# Thermal physics - how are Cp and Cv used?

Afternoon all.

I've have the following equations:

Cp - Cv = nR = Nkb

Cv = nRf / 2

Cp = nR(2+f) / 2

CvlnT = -nRlnV + const

where f is degrees of freedom

Do the Cp and Cv just stand for pressure and volume (where both are constant), so for example can the first equation only be used for a system that is isobaric and isochoric?

Simon Bridge
Homework Helper
The subscript refers to the state variable held constant in order to measure the corresponding heat capacity.

The first equation gives the relation between the heat capacities - it would be used, for instance, to infer one from knowledge of the other.
http://en.wikipedia.org/wiki/Heat_capacity

There's no special reason that a isobaric or isochoric process must be happening for the different capacities to be used. Heat capacities are a material property.
i.e. in an Adiabatic process, both (in ratio) are used yet pressure and volume both change.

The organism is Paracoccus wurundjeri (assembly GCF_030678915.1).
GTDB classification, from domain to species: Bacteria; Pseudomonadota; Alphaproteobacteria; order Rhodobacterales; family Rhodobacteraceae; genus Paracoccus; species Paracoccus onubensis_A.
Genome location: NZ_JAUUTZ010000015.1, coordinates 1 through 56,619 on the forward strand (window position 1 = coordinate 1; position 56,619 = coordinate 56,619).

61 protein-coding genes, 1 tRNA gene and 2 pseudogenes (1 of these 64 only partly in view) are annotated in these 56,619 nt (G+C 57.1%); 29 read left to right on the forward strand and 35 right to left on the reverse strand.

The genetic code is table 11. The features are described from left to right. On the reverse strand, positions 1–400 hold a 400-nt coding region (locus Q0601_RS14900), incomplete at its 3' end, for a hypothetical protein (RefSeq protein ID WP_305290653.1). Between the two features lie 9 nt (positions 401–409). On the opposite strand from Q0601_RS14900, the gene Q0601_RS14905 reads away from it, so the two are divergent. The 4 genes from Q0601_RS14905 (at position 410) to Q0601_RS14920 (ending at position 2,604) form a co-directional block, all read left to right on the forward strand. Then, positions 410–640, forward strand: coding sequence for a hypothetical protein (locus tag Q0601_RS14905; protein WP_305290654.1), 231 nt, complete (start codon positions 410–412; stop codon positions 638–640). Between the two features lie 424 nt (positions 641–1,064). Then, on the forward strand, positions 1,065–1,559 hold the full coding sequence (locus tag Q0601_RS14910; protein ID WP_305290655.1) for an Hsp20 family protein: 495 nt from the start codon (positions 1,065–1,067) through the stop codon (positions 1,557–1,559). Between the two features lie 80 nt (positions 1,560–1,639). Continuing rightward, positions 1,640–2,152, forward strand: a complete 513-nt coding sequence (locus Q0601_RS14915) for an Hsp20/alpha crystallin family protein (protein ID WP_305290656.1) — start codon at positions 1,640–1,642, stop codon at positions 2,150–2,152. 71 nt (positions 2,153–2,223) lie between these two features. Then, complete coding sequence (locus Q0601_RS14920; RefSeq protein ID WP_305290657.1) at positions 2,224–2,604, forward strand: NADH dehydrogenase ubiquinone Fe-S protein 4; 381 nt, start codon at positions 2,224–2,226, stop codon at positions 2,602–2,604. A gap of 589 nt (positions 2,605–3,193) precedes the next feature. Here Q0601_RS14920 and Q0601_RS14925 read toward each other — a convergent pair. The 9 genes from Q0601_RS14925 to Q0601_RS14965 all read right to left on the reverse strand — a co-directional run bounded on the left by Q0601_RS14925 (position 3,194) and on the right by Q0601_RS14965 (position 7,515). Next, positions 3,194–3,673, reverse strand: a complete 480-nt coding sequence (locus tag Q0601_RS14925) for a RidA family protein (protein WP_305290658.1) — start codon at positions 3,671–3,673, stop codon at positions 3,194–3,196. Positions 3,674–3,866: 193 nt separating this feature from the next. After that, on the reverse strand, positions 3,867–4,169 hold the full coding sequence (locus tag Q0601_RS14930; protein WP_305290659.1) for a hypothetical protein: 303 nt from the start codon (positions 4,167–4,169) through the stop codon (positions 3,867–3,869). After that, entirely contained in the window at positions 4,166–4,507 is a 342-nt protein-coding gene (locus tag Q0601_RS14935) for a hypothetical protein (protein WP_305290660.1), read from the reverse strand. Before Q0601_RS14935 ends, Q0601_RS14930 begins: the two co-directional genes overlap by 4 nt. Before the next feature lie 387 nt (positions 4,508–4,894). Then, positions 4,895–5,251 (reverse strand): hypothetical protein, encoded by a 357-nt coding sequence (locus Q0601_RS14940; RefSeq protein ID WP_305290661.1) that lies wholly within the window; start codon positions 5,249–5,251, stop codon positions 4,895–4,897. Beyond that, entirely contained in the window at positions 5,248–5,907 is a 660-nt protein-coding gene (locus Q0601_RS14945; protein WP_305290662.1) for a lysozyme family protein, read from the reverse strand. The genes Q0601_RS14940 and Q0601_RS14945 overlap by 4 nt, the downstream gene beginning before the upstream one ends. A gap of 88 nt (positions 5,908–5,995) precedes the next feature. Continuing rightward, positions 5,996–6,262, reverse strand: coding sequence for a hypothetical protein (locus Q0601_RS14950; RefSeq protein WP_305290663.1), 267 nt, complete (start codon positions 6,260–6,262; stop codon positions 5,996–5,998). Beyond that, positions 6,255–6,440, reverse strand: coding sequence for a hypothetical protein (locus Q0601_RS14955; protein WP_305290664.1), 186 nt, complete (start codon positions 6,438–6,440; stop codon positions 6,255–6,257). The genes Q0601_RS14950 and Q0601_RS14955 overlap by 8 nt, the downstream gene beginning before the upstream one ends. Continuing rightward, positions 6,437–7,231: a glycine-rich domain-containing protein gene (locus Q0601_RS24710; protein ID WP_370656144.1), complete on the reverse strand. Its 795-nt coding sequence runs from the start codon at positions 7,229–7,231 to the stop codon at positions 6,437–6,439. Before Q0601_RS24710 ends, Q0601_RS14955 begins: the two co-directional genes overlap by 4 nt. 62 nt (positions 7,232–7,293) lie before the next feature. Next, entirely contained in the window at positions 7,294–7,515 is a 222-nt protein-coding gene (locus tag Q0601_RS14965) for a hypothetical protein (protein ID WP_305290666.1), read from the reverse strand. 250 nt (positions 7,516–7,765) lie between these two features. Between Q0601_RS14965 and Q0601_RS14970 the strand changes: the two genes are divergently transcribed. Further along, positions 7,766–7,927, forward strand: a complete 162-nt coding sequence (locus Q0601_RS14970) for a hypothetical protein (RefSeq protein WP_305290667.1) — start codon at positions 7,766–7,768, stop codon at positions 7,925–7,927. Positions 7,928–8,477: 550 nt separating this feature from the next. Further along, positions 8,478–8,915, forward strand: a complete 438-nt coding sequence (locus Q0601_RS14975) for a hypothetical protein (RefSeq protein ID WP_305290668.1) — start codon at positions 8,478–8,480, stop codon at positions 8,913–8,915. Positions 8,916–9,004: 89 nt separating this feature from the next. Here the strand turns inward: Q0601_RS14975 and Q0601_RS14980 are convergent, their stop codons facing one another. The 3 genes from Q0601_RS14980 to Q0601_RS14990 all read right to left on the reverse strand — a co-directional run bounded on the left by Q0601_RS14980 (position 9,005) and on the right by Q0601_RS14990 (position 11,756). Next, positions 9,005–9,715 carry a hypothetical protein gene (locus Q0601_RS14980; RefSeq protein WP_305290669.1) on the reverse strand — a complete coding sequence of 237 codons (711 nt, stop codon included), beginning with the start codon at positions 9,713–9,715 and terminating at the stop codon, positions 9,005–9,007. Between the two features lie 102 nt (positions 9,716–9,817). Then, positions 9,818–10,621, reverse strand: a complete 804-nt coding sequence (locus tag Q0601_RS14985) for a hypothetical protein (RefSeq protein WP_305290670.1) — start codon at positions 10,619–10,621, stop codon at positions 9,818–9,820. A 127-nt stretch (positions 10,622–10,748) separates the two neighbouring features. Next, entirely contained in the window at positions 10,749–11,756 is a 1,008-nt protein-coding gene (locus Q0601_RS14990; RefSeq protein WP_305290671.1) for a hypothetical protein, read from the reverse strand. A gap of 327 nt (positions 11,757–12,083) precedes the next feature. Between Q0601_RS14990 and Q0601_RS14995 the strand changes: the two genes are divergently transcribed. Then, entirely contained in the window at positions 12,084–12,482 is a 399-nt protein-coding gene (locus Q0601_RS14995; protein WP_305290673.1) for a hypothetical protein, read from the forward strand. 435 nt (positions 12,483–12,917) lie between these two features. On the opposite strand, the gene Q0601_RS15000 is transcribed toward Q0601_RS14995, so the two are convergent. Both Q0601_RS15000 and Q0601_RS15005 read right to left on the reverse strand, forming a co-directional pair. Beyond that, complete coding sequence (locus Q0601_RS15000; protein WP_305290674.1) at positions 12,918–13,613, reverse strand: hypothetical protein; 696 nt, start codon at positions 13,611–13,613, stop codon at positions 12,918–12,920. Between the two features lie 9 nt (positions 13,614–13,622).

• 1 person
Ah ok, now the C makes sense.

So I might be given a value for Cp and what that means is: # moles of this gas was raised by # Kelvin/°C with the pressure kept constant?

Simon Bridge
Homework Helper
Yah.
The Cp, say, would be given for the entire sample though, and it does not have to be a gas.
It literally means that if you raised the temperature of the sample by 1 unit while keeping the pressure a constant, and without changing phase, then you used 1 unit of energy.

What counts as 1 unit depends on what units Cp was quoted in.
In SI units, that would be K and J.

• 1 person
cool thanks simon

Chestermiller
Mentor
A mathematically precise definition of the molar heat capacities which never fails is

Cp=∂H(T,P)/∂T

and

Cv=∂U(T,P)/∂T

where H is the enthalpy and U is the internal energy.

Chet

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